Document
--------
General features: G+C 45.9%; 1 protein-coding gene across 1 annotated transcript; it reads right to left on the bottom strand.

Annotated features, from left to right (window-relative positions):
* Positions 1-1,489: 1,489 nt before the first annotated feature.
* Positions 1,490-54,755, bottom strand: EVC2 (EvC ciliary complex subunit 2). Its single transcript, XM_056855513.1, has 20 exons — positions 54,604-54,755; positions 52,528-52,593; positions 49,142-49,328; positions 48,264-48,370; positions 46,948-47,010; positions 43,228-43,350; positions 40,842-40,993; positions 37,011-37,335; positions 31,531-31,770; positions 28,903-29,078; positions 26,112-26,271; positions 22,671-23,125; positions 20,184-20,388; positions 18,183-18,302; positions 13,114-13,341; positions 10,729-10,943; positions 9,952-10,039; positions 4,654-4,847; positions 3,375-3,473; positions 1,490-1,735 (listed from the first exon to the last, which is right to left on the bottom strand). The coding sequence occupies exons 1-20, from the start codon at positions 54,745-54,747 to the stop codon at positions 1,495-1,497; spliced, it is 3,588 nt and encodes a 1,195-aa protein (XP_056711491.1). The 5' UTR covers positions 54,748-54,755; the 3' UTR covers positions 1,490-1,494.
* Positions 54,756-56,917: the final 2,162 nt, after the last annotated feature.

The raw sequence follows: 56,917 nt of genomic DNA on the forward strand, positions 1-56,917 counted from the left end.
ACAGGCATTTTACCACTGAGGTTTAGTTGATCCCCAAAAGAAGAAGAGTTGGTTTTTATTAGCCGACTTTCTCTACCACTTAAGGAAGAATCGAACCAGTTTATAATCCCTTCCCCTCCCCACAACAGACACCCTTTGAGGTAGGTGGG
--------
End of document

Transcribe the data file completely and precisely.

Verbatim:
General features: G+C 45.9%; 1 protein-coding gene across 1 annotated transcript; it reads right to left on the bottom strand.

Annotated features, from left to right (window-relative positions):
* Positions 1-1,489: 1,489 nt before the first annotated feature.
* Positions 1,490-54,755, bottom strand: EVC2 (EvC ciliary complex subunit 2). Its single transcript, XM_056855513.1, has 20 exons — positions 54,604-54,755; positions 52,528-52,593; positions 49,142-49,328; positions 48,264-48,370; positions 46,948-47,010; positions 43,228-43,350; positions 40,842-40,993; positions 37,011-37,335; positions 31,531-31,770; positions 28,903-29,078; positions 26,112-26,271; positions 22,671-23,125; positions 20,184-20,388; positions 18,183-18,302; positions 13,114-13,341; positions 10,729-10,943; positions 9,952-10,039; positions 4,654-4,847; positions 3,375-3,473; positions 1,490-1,735 (listed from the first exon to the last, which is right to left on the bottom strand). The coding sequence occupies exons 1-20, from the start codon at positions 54,745-54,747 to the stop codon at positions 1,495-1,497; spliced, it is 3,588 nt and encodes a 1,195-aa protein (XP_056711491.1). The 5' UTR covers positions 54,748-54,755; the 3' UTR covers positions 1,490-1,494.
* Positions 54,756-56,917: the final 2,162 nt, after the last annotated feature.

The raw sequence follows: 56,917 nt of genomic DNA on the forward strand, positions 1-56,917 counted from the left end.
ACAGGCATTTTACCACTGAGGTTTAGTTGATCCCCAAAAGAAGAAGAGTTGGTTTTTATTAGCCGACTTTCTCTACCACTTAAGGAAGAATCGAACCAGTTTATAATCCCTTCCCCTCCCCACAACAGACACCCTTTGAGGTAGGTGGG